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Exploring the science and magic of Identity and Access Management

Success is not final, failure is not fatal: it is the courage to continue that counts. — Winston Churchill

Sunday, August 2, 2015

Lockheed SR-71 Blackbird

Aircraft
Author: Mark Dixon
Sunday, May 10, 2015
10:24 am

The Lockheed SR-71 Blackbird has to be one of the coolest airplanes ever built. Fast, beautiful, mysterious … this plane is full of intrigue!

Sr71

The National Museum of the US Air Force states:

The SR-71, unofficially known as the “Blackbird,” is a long-range, advanced, strategic reconnaissance aircraft developed from the Lockheed A-12 and YF-12A aircraft. The first flight of an SR-71 took place on Dec. 22, 1964, and the first SR-71 to enter service was delivered to the 4200th (later 9th) Strategic Reconnaissance Wing at Beale Air Force Base, Calif., in January 1966. The U.S. Air Force retired its fleet of SR-71s on Jan. 26, 1990, because of a decreasing defense budget and high costs of operation. 

Throughout its nearly 24-year career, the SR-71 remained the world’s fastest and highest-flying operational aircraft. From 80,000 feet, it could survey 100,000 square miles of Earth’s surface per hour. On July 28, 1976, an SR-71 set two world records for its class — an absolute speed record of 2,193.167 mph and an absolute altitude record of 85,068.997 feet.

The closest I ever got to one of these beauties was at the Hill Aerospace Museum near Ogden, Utah. Quite a sight!

 

Do We Need a Mobile Strategy?

Identity, Mobile
Author: Mark Dixon
Friday, May 8, 2015
11:44 am

It is quite amazing to me how many customers I visit who are really struggling with how to handle mobile devices, data and applications securely.  This week, the following cartoon came across my desk. the funny thing to me is that the cartoon was published in 2011.  Here is is 2015 and we still struggle!

Marketoonist

 

Mcdonnell XF-85 Goblin

Aircraft
Author: Mark Dixon
Friday, May 8, 2015
9:39 am

I have long been fascinated with airplanes of all kinds. This post is the first of a series of photos of wacky and wonderful aircraft.

We start first with one of the coolest airplanes I have every seen, the Mcdonnell XF-85 Goblin. Only two were built and I saw one of them in the Wright Patterson Air Force Base museum back in the mid 1980’s.

From the Nation Museum of the Airforce site:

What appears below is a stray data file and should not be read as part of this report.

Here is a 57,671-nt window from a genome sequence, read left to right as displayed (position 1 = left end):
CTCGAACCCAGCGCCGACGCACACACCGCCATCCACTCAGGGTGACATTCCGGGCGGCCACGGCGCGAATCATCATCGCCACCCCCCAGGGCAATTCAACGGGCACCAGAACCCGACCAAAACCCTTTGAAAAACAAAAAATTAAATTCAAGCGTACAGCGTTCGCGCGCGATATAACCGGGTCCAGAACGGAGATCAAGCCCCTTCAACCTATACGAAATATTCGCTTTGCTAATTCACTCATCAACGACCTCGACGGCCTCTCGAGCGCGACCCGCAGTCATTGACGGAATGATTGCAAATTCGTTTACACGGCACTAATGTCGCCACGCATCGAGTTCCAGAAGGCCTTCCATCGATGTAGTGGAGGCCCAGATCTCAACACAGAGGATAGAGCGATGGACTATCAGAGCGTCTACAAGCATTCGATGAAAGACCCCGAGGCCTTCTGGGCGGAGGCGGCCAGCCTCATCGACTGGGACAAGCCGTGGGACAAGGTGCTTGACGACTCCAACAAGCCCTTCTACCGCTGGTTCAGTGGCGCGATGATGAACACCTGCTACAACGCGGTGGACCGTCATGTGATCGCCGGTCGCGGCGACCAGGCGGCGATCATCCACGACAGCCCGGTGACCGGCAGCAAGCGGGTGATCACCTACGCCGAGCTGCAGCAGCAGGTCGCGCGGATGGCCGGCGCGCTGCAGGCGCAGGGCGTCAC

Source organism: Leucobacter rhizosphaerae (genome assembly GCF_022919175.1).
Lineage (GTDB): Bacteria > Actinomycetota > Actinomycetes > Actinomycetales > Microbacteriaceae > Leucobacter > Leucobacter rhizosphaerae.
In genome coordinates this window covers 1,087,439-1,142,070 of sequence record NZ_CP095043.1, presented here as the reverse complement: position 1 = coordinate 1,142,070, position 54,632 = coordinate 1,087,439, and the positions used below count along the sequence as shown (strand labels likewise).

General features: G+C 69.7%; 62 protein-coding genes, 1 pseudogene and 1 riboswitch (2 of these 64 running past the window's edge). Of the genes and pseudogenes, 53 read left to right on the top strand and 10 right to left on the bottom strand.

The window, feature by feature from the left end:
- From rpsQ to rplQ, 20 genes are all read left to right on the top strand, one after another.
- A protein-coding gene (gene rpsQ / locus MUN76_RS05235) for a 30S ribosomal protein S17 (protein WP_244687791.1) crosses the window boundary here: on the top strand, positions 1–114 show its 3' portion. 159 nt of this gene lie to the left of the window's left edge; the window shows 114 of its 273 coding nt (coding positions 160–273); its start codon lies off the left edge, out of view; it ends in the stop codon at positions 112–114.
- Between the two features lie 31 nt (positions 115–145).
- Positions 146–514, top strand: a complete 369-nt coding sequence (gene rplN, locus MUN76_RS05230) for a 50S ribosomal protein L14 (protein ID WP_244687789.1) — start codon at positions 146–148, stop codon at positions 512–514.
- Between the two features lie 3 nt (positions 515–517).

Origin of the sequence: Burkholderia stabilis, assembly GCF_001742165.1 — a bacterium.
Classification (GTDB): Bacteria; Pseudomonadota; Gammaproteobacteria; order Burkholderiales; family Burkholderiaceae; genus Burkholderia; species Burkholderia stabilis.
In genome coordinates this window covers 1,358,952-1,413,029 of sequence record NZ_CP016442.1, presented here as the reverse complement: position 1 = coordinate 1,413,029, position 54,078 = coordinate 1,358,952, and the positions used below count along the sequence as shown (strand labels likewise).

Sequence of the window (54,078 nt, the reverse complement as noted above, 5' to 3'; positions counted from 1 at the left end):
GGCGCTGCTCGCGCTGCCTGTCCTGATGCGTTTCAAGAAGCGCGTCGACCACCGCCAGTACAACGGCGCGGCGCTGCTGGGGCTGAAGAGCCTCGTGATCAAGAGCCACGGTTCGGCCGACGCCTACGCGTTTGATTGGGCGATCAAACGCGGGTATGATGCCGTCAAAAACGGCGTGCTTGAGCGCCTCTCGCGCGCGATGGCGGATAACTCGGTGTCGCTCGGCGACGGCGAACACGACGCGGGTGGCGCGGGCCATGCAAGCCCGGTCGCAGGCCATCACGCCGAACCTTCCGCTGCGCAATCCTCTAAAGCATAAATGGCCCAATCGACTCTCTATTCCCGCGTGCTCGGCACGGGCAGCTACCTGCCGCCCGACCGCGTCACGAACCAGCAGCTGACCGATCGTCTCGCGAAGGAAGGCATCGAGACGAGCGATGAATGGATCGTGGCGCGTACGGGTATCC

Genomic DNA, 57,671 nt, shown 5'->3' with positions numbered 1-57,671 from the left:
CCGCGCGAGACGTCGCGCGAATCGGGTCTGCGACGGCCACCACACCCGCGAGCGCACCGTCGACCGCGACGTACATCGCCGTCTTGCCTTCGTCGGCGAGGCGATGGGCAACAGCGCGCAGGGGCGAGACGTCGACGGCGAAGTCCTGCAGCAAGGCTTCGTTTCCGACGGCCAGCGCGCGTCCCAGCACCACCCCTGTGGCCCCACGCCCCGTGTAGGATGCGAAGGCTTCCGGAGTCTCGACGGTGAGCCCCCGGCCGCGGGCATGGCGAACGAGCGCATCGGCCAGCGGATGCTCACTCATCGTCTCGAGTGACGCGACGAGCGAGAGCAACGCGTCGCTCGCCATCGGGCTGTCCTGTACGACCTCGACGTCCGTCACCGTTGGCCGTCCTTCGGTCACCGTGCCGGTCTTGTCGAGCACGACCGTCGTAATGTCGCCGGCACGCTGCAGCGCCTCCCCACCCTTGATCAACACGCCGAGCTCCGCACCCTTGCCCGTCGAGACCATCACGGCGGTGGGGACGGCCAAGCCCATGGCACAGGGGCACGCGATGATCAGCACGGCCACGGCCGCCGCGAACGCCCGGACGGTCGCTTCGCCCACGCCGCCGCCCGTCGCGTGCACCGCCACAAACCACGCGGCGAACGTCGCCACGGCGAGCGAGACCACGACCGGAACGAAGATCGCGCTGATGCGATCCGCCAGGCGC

The McDonnell Aircraft Corp. developed the XF-85 Goblin “parasite” fighter to protect B-36 bombers flying beyond the range of conventional escort fighters. Planners envisioned a “parent” B-36 carrying the XF-85 in the bomb bay, and if enemy fighters attacked, the Goblin would have been lowered on a trapeze and released to combat the attackers. Once the enemy had been driven away, the Goblin would return to the B-36, hook onto the trapeze, fold its wings and be lifted back into the bomb bay. The Goblin had no landing gear, but it had a steel skid under the fuselage and small runners on the wingtips for emergency landings.

Pretty neat little airplane!

Xf85

 

We Passed!

Technology
Author: Mark Dixon
Thursday, May 7, 2015
3:10 pm

In order to register for an interesting online service this afternoon, I had to perform an Internet speed test.  It was nice to know that we (my computer, my internet connection and I) passed quite handily!

A lot of water has passed beneath the proverbial bridge since 300 baud acoustic coupler modems!

Internetspeed

 

KuppingerDole: 8 Fundamentals for Digital Risk Mitigation

Identity, Information Security
Author: Mark Dixon
Tuesday, May 5, 2015
1:45 pm

Mk

Martin Kuppinger, founder and Principal Analyst at KuppingerCole recently spoke in his keynote presentation at the European Identity & Cloud Conference about how IT has to transform and how Information Security can become a business enabler for the Digital Transformation of Business

He presented eight “Fundamentals for Digital Risk Mitigation” 

  1. Digital Transformation affects every organization 
  2. Digital Transformation is here to stay
  3. Digital Transformation is more than just Internet of Things (IoT)